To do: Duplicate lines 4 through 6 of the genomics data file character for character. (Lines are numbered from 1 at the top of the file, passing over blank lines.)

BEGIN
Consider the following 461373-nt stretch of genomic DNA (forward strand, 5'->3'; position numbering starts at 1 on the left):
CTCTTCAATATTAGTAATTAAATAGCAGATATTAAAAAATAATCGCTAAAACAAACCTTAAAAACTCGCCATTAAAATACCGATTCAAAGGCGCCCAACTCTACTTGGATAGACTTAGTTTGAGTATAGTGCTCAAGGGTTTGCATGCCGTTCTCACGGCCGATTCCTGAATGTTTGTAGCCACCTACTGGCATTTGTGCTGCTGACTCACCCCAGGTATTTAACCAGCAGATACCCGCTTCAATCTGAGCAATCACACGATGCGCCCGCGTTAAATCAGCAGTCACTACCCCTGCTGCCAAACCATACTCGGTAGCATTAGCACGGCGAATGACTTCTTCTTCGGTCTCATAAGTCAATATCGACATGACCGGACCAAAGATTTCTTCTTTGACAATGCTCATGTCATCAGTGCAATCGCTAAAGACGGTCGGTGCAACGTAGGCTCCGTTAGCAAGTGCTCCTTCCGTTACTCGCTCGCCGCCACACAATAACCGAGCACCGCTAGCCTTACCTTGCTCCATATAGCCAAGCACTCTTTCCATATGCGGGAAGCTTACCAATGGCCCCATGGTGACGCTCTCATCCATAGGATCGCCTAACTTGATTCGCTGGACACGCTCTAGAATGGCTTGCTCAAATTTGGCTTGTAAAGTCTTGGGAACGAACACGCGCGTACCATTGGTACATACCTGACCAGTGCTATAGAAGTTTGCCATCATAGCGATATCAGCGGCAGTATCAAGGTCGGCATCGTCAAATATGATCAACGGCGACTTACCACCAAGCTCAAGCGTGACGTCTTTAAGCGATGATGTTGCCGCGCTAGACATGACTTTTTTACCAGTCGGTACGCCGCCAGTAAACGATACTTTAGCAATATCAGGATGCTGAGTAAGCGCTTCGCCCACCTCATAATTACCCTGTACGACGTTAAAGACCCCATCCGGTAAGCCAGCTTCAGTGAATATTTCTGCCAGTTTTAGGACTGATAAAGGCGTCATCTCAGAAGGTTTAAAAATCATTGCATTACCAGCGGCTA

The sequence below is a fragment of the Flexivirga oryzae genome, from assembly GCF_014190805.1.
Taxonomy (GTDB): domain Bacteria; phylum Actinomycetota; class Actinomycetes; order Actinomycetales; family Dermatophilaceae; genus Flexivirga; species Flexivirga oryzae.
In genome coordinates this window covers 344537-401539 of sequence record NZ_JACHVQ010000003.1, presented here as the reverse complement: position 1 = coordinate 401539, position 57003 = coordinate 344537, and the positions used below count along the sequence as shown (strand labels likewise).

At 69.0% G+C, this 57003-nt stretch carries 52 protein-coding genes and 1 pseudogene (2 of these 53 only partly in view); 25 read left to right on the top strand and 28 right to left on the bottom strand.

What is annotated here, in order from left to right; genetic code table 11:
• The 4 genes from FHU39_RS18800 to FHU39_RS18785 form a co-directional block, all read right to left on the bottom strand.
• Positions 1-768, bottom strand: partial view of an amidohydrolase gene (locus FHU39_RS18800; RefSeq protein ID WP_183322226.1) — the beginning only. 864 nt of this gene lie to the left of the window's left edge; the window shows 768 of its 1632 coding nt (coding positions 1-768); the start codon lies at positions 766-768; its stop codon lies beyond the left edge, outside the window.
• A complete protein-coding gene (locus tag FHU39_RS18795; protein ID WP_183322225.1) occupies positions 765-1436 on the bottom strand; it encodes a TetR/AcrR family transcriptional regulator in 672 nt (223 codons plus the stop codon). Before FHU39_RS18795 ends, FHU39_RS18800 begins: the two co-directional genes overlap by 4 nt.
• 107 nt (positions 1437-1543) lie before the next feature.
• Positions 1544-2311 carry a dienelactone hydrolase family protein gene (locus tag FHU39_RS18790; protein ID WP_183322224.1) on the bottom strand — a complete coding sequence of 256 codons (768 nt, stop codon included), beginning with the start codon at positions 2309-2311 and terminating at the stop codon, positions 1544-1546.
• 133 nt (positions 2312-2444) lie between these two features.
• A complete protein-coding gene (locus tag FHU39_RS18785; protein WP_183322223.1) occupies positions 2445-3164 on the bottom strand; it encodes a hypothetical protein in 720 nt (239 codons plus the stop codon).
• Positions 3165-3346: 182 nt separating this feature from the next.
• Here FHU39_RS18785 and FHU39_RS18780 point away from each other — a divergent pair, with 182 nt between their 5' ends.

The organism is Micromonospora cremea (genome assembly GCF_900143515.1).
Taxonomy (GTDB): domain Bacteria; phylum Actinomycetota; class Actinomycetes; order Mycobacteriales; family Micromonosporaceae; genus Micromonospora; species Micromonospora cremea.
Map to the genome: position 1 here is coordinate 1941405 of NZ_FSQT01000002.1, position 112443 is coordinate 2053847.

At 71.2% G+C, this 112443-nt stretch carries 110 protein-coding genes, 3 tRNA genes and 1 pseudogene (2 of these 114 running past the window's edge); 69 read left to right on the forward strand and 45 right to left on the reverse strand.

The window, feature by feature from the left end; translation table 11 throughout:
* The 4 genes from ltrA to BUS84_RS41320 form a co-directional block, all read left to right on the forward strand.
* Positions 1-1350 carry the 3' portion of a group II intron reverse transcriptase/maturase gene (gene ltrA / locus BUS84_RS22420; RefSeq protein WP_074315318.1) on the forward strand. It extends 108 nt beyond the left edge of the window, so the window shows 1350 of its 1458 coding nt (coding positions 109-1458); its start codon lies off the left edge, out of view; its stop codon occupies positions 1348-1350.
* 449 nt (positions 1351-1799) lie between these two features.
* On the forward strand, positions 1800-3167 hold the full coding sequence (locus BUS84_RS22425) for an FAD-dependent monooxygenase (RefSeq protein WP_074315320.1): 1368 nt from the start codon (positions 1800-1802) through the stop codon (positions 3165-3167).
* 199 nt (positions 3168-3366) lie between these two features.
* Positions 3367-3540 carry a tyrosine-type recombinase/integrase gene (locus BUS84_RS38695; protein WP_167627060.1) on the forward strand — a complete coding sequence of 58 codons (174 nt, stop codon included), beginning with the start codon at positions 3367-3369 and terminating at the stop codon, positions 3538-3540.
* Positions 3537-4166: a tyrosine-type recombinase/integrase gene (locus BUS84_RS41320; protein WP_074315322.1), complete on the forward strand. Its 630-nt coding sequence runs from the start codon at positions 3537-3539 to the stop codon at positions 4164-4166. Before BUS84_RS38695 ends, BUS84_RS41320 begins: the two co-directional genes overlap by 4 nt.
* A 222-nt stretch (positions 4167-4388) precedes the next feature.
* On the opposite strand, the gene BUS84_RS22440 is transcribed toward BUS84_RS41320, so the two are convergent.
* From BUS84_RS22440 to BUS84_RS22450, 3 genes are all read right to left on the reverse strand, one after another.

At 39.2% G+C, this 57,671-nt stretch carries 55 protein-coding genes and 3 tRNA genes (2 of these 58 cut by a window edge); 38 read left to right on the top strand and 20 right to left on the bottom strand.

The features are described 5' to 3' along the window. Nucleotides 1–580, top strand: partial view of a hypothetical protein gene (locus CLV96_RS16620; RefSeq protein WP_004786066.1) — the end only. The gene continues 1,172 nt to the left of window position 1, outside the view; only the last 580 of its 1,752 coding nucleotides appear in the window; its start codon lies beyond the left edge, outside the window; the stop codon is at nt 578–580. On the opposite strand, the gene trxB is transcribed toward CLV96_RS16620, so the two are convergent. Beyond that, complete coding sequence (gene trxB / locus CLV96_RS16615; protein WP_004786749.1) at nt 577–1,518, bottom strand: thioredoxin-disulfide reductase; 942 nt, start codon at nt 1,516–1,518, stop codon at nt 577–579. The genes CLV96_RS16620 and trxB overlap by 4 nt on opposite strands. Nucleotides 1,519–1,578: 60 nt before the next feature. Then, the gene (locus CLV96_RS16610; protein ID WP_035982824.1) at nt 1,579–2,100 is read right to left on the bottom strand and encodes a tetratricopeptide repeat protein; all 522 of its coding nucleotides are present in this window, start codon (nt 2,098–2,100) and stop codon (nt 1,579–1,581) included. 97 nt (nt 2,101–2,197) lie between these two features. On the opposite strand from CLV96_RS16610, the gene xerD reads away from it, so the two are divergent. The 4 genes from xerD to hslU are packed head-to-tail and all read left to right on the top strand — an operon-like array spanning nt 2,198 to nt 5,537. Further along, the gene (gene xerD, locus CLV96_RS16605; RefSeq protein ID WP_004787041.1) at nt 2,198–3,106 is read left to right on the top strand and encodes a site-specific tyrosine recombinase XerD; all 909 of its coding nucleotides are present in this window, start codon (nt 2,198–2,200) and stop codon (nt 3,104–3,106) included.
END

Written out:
Taxonomy (GTDB): domain Bacteria; phylum Actinomycetota; class Actinomycetes; order Actinomycetales; family Dermatophilaceae; genus Flexivirga; species Flexivirga oryzae.
In genome coordinates this window covers 344537-401539 of sequence record NZ_JACHVQ010000003.1, presented here as the reverse complement: position 1 = coordinate 401539, position 57003 = coordinate 344537, and the positions used below count along the sequence as shown (strand labels likewise).

At 69.0% G+C, this 57003-nt stretch carries 52 protein-coding genes and 1 pseudogene (2 of these 53 only partly in view); 25 read left to right on the top strand and 28 right to left on the bottom strand.